Will Apple Stock Slip after the December 15 Tariffs?


Dec. 12 2019, Published 2:28 p.m. ET

Apple (AAPL) has a vital obstacle to surpass before it heads into the holiday shopping season. On December 15, the US is set to levy a 15% tariff on Chinese goods worth $160 billion. The main products in this basket of goods will be laptops, smartphones, and consumer electronics.

The US technology sector, which hasn’t yet felt the real pinch of the US-China trade war, will now face the music. Citing a December 8 note by Wedbush analyst Daniel Ives, Fox Business stated, “The tariffs are a ‘potential gut punch’ to the sector and remain a ‘lingering hurdle’ for tech stocks to go higher into year-end.” The analyst also stated that Apple is one company that would be deeply affected by the next round of tariffs.

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December 15 tariffs are a roadblock for Apple

Citing Ives, TheStreet said in a note on December 3, “‘Apple has the most to lose/gain from the December 15 line in the sand.’ That’s because 40% of iPhone sales are in the U.S., making them vulnerable to tariffs.” Ives also thinks that any increase in cost would hurt market demand. In a previous email, he told TheStreet, “Demand destruction would be roughly 8% of all iPhones expected to be sold in 2020.”

Apple needs the US and China, as they’re its most important markets. It’s at a critical juncture wherein it wants to redeem its stalling iPhone business via strategic pricing. The company’s Wearables segment has immense potential, but the new tariffs could stifle its growth. This market is a fiercely competitive one, and pricing makes all the difference. The tariffs are a lose-lose situation for Apple. It could lose market share if it passes a price hike on to consumers, but if it absorbs the levies, its bottom line will take a hit.

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Trump on the next round of tariffs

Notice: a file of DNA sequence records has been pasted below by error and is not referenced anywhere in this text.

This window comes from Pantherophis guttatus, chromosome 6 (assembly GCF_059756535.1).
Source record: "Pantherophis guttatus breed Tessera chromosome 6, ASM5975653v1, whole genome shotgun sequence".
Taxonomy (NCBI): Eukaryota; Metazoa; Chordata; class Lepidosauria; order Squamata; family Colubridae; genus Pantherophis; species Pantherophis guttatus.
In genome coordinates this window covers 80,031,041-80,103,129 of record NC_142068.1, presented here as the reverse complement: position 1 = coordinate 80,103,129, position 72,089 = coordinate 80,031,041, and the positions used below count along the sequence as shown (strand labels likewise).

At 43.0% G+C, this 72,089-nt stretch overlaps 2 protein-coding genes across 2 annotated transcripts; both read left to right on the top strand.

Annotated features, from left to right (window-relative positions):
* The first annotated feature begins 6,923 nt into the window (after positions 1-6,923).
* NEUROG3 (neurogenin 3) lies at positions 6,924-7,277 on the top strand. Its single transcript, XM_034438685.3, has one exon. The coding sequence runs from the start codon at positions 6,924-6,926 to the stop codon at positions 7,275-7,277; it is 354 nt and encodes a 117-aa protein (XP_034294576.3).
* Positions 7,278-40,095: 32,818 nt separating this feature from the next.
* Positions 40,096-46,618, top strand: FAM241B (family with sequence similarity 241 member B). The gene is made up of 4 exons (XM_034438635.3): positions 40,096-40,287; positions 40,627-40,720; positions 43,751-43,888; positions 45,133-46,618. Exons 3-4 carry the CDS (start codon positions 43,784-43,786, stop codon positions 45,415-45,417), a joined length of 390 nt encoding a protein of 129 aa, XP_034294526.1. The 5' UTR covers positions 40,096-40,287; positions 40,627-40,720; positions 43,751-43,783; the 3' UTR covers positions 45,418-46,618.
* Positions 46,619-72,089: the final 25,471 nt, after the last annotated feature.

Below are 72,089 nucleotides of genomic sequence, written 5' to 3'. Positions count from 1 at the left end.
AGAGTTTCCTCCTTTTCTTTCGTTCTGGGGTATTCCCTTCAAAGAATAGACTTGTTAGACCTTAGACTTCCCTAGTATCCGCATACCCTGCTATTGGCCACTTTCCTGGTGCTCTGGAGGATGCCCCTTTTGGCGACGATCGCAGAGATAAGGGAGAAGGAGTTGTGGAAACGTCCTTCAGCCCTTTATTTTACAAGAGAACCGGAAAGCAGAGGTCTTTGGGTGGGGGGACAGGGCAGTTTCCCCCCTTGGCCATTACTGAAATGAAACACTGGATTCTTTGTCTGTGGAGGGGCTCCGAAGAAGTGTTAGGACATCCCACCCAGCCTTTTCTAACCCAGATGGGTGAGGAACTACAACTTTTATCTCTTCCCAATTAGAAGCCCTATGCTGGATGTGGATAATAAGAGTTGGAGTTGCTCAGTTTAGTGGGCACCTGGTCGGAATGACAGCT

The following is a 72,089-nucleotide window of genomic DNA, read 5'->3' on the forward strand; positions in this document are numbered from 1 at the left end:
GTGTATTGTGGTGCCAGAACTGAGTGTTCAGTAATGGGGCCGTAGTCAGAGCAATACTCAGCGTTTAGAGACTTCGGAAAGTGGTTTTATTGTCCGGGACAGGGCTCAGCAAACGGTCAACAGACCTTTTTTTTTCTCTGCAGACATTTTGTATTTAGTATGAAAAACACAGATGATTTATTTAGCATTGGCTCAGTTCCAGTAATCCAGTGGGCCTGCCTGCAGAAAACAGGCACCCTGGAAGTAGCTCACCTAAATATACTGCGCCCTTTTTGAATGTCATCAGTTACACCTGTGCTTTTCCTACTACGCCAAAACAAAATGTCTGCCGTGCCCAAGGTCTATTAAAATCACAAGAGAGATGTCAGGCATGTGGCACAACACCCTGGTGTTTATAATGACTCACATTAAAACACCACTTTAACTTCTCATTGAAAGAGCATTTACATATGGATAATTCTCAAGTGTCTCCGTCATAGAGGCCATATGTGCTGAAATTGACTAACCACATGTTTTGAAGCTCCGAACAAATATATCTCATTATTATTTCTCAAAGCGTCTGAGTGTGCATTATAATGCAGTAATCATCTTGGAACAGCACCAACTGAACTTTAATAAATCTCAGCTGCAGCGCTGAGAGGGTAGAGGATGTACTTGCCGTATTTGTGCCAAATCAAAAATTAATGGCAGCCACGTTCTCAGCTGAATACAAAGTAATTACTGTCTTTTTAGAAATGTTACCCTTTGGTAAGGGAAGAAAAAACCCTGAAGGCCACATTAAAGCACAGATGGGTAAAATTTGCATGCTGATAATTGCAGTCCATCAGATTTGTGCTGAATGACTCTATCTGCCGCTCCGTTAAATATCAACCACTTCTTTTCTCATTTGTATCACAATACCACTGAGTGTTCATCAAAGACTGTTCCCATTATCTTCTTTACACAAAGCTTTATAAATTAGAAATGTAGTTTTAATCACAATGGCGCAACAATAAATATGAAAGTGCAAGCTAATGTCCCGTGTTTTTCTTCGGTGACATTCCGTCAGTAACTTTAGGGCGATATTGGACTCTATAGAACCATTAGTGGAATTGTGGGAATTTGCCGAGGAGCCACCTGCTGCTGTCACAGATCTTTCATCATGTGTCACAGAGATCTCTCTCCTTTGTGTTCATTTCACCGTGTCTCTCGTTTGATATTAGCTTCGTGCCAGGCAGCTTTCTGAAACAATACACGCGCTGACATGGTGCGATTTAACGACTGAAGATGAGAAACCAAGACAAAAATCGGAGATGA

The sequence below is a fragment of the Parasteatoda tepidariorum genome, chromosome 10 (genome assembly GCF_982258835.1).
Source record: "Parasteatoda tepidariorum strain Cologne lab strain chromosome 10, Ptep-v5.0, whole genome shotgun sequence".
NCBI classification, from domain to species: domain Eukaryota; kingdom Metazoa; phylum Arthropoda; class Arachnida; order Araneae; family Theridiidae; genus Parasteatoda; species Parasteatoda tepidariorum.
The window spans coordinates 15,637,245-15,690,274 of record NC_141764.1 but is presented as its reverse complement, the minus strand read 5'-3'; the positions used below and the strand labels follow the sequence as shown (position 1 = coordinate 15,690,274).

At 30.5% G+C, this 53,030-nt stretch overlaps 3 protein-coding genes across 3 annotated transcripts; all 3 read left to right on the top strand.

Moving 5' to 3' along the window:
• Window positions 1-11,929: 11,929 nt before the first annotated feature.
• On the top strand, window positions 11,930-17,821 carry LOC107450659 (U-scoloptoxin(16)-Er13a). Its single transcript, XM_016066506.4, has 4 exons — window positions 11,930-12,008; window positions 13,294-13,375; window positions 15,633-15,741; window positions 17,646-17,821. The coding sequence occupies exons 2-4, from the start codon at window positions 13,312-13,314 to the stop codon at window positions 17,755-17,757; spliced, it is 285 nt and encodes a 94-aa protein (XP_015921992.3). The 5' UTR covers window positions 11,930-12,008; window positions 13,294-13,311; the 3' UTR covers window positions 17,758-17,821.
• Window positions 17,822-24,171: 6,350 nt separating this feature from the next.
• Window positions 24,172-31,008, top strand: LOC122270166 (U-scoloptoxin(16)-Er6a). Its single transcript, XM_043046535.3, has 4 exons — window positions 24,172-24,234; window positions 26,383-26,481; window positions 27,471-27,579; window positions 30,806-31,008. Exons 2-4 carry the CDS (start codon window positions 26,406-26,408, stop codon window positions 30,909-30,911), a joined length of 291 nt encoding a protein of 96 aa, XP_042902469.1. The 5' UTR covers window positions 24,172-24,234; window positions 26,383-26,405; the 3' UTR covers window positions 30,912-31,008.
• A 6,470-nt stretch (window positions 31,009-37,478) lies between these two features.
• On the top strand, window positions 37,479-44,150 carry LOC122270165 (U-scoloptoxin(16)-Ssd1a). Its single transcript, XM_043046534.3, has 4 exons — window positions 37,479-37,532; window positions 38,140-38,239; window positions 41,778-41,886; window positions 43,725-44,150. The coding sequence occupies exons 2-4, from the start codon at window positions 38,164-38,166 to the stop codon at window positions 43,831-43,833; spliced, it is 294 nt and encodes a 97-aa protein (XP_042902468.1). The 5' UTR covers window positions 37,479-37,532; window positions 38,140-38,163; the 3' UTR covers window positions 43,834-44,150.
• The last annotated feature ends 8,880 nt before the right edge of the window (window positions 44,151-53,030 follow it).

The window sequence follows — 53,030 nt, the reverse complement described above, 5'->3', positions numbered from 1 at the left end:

Earlier this month, US President Donald Trump said that he might want to postpone the trade deal with China until the 2020 presidential election, noted CNBC. This intensified uncertainty and sent the market into panic mode. Commenting on the deadline of the deal, Trump said, “I have no deadline, no.” However, on December 5, he sounded upbeat about the deal. According to Reuters, he said, “We’ll have to see, but right now we’re moving along. We’re not discussing that, but we are having very major discussions. On December 15th, something could happen but we are not discussing that yet. We are having very good discussions with China, however.”

China hopeful of a trade deal before the deadline

China is hopeful about striking an agreement ahead of this weekend’s deadline. Today, Trump is likely to discuss the possibilities with renowned trade advisers, according to Reuters. As per Reuters, Chinese commerce ministry spokesman Gao Feng said, “The two sides’ economic and trade teams are maintaining close communication.” As an act of goodwill, China confirmed last Friday that it would remove some import tariffs on US soybean and pork, noted Reuters.

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Apple could be exempted from the tariffs

Last month, Trump visited Apple’s Foxconn facility in Austin, Texas. During the visit, he said that he would “look into” tariff exemptions for Apple. Apple CEO Tim Cook has always opposed the tariff levies and has been pushing hard for Apple’s exemption. He’s met with Trump on several occasions to convince him that Apple will lose ground to Samsung if the tariffs are imposed.

Hence, Wall Street believes that Apple could be exempted from the tariffs thanks to Cook’s rapport with Trump. Even Ives believes “an exemption for Apple on iPhone production will likely be in the cards,” indicated Fox Business.

In the long run, Apple should be unaffected

Apple stock has rallied more than 74% year-to-date to close at $270.77 on Wednesday. Analysts are hopeful the stock will head north of $300 amid stupendous growth in the Wearables and Services segments.

However, the ambiguity surrounding the tariff deadline could restrain AAPL’s bull run this year. TD Ameritrade’s Shawn Cruz told TheStreet, “There’s limited upside for Apple in the near future based off just the trade deal alone.” However, if there is a delay in the tariff imposition, Cruz expects Apple to benefit. “[Apple] will [enjoy a move up] to the extent that they just get dragged higher, but I wouldn’t expect them to be a stellar outperformer,” he noted.

We feel that tariffs will have a limited impact on Apple stock—and mostly in the short term. In the long term, Apple stands to gain, as the company isn’t just about hardware. Its Services segment is also crucial to its growth, and that segment remains unscathed by tariff impositions.

We’ll be closely watching the developments slated for the weekend. As Trump said, “Something could happen.” Stay tuned for more.


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